Sleep is an absolutely essential component of exercise recovery and muscle growth. Being able to sleep deeply and consistently through the night is tied to many critical bodily functions including stress control, body fat, muscle soreness, and hormone levels to name a few.
This is why the body has the greatest potential for anabolism during sleep. Most other processes are shut down, and the important, muscle-building processes that are normally not prioritized come to the forefront. This is the inspiration for Anabolic Coma.
To have a deep, restful, and recuperative sleep while also activating anabolic factors for maximal muscle growth.
• Essential vitamins and minerals to promote proper sleep.*
• GABA and phenyl-GABA trigger sedative processes in the brain to hasten sleep latency and improve sleep quality.*
• Contains amino acids responsible for the formation of serotonin and growth hormone to improve REM sleep and recovery.*
• Ashwagandha decreases anxiety and promotes anabolic hormone status.*
• L-Theanine takes the edge off of any lingering caffeine from earlier in the day*
If you’ve ever wanted to be like the proverbial “sleeping giant,” Anabolic Coma is for you. Not only will you be able to fall asleep fast and stay asleep, you will be activating multiple growth factors all at the same time!
One serving of Anabolic Coma before bed will increase REM sleep and dream capacity. And by dream capacity, we mean you will need to start dreaming bigger, because your size and recovery goals will be achieved! Sleep BIG with Anabolic Coma.
Chromium is a trace mineral used by the body to digest food, enhance insulin receptor function, and increase frequency of dreams.
- Helps reduce blood glucose by increasing binding of insulin to its receptor on cell membranes.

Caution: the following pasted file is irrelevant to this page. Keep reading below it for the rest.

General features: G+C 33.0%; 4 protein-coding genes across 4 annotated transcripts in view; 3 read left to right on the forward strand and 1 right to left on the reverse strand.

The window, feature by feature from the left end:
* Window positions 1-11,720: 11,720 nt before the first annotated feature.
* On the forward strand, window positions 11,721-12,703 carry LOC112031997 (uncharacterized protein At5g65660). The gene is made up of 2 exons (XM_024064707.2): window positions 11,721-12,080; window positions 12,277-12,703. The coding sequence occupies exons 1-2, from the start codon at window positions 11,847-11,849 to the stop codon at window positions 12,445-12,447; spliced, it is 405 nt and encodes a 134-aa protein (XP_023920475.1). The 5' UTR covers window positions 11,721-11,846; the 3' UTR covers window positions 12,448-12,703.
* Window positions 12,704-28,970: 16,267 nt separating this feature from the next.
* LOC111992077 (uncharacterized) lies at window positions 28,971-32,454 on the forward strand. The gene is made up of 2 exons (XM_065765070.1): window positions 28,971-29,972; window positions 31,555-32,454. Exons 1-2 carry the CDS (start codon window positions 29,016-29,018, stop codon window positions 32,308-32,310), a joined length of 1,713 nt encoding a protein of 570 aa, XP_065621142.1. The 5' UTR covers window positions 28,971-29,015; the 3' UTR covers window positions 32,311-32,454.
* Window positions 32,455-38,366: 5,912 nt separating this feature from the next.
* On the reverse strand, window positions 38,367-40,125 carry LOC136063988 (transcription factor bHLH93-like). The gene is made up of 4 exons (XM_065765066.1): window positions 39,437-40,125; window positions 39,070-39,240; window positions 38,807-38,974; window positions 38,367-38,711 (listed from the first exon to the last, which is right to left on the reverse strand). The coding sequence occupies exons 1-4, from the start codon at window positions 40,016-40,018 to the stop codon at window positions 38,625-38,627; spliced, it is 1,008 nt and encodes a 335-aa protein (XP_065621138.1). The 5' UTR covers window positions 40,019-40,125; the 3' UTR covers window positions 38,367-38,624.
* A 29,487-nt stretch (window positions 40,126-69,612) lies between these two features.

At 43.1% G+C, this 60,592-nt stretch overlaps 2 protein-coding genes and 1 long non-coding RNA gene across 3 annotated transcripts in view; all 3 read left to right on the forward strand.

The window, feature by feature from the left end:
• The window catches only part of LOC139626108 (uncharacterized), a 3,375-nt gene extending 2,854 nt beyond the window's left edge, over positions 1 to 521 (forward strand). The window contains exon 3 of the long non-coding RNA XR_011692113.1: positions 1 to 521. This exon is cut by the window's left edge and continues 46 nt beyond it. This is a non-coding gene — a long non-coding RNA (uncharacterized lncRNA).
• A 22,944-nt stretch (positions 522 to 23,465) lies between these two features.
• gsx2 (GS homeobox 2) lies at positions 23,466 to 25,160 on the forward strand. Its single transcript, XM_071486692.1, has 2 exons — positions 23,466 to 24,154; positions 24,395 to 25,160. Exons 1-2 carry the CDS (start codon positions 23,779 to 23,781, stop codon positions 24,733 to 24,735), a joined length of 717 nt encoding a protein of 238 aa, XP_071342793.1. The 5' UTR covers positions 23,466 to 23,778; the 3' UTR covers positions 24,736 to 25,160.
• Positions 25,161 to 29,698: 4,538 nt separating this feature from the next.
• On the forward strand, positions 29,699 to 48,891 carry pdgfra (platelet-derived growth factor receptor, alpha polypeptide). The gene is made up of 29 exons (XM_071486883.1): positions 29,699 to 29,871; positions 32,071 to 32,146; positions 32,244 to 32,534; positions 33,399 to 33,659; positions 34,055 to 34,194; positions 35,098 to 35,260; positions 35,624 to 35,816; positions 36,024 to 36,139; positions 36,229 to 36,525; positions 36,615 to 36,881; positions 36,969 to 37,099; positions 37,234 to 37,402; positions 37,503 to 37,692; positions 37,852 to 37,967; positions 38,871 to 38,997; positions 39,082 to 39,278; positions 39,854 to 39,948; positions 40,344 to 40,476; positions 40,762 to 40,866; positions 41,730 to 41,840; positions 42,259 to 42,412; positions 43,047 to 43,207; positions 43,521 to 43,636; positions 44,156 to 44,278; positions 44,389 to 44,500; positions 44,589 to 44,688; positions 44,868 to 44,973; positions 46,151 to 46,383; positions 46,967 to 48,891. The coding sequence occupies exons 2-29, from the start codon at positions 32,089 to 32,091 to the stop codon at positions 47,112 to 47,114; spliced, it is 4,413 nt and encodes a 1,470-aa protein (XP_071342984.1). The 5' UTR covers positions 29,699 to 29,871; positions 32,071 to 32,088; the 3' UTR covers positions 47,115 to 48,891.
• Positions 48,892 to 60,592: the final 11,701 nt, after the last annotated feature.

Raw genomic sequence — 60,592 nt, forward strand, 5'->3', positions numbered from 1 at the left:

- Chromium supplementation helps control body weight by enhancing satiety.
- A study in the Journal of Nutritional Medicine reports that study participants experienced increased dream frequency and intensity while supplementing chromium ( Schrauzer et al., 2009)
Vitamin D is a fat-soluble vitamin with many roles in health. Americans often have inadequate vitamin D intake.
- Inadequate vitamin D is associated with disturbed sleep patterns and symptoms of poor sleep.
- Vitamin D supplementation has been observed to reduced the time required to fall asleep as well as increase sleep duration (Huang et al., 2013).
- Large bodies, whether from obesity or muscle, tend to have sleep apnea. Obstructive sleep apnea may be correlated with low levels of vitamin D.
A mineral and electrolyte, magnesium is involved in metabolism, protein synthesis, and ATP generation.
- Magnesium deficiencies increase blood pressure and insulin resistance.
- Supplementing with magnesium can promote muscle relaxation as well as increases in testosterone levels.
- Participants supplementing with magnesium have found enhanced sleep quality and reductions in overnight cortisol concentrations (Held et al., 2002).
Zinc is an important mineral that is needed for many enzymatic reactions to occur as well as muscle protein synthesis.
- Zinc supports testosterone production and may increase testosterone levels after exercise and while sleeping.
- Zinc deficiencies are related to low IGF-1 and GH.
- The role of zinc in the central nervous system involves regulation of sleep, and zinc supplementation studies show that it enhances amount and quality of sleep (Cherasse and Urade, 2017).
4-Aminobutanoic Acid (GABA)
GABA is an inhibitory, amino acid-based neurotransmitter. It is the most important neurotransmitter for relaxation.
- Stimulation of GABA receptors (such as with GABA) promotes relaxation and rest.
- Supplementation with GABA increases concentrations of growth hormone.
- Athletes sleep quality may be enhanced by GABA supplementation.
Beta-Phenyl-Gamma-Aminobutyric Acid (Phenibut)
Phenibut is a phenyl-GABA that is actually more efficacious for sleep on a gram-for-gram basis, and it is used as a pharmaceutical treatment for insomnia and anxiety in Eastern Europe.
- Discovered and introduced in Russia in the 1960’s for reducing anxiety, enhancing sleep, and enhancing cognition.